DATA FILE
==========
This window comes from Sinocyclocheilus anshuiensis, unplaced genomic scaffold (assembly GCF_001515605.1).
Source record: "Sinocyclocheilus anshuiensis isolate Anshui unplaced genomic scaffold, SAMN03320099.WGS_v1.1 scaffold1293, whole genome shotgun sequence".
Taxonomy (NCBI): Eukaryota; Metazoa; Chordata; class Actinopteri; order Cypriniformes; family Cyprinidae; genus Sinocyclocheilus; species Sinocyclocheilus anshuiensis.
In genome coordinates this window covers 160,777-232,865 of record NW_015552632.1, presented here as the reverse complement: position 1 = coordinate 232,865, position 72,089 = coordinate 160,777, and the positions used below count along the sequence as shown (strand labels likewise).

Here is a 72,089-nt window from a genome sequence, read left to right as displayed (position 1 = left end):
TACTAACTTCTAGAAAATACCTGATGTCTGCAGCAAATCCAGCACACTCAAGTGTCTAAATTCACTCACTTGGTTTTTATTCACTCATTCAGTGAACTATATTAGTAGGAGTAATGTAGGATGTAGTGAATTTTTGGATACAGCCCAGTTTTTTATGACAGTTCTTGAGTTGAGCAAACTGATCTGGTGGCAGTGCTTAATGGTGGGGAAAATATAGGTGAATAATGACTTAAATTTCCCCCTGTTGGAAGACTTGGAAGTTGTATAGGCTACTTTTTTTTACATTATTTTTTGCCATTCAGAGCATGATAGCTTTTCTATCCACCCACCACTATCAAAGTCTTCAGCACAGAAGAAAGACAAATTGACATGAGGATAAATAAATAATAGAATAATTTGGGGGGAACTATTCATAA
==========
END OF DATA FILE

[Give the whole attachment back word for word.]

This window comes from Sinocyclocheilus anshuiensis, unplaced genomic scaffold (assembly GCF_001515605.1).
Source record: "Sinocyclocheilus anshuiensis isolate Anshui unplaced genomic scaffold, SAMN03320099.WGS_v1.1 scaffold1293, whole genome shotgun sequence".
Taxonomy (NCBI): Eukaryota; Metazoa; Chordata; class Actinopteri; order Cypriniformes; family Cyprinidae; genus Sinocyclocheilus; species Sinocyclocheilus anshuiensis.
In genome coordinates this window covers 160,777-232,865 of record NW_015552632.1, presented here as the reverse complement: position 1 = coordinate 232,865, position 72,089 = coordinate 160,777, and the positions used below count along the sequence as shown (strand labels likewise).

Here is a 72,089-nt window from a genome sequence, read left to right as displayed (position 1 = left end):
TACTAACTTCTAGAAAATACCTGATGTCTGCAGCAAATCCAGCACACTCAAGTGTCTAAATTCACTCACTTGGTTTTTATTCACTCATTCAGTGAACTATATTAGTAGGAGTAATGTAGGATGTAGTGAATTTTTGGATACAGCCCAGTTTTTTATGACAGTTCTTGAGTTGAGCAAACTGATCTGGTGGCAGTGCTTAATGGTGGGGAAAATATAGGTGAATAATGACTTAAATTTCCCCCTGTTGGAAGACTTGGAAGTTGTATAGGCTACTTTTTTTTACATTATTTTTTGCCATTCAGAGCATGATAGCTTTTCTATCCACCCACCACTATCAAAGTCTTCAGCACAGAAGAAAGACAAATTGACATGAGGATAAATAAATAATAGAATAATTTGGGGGGAACTATTCATAA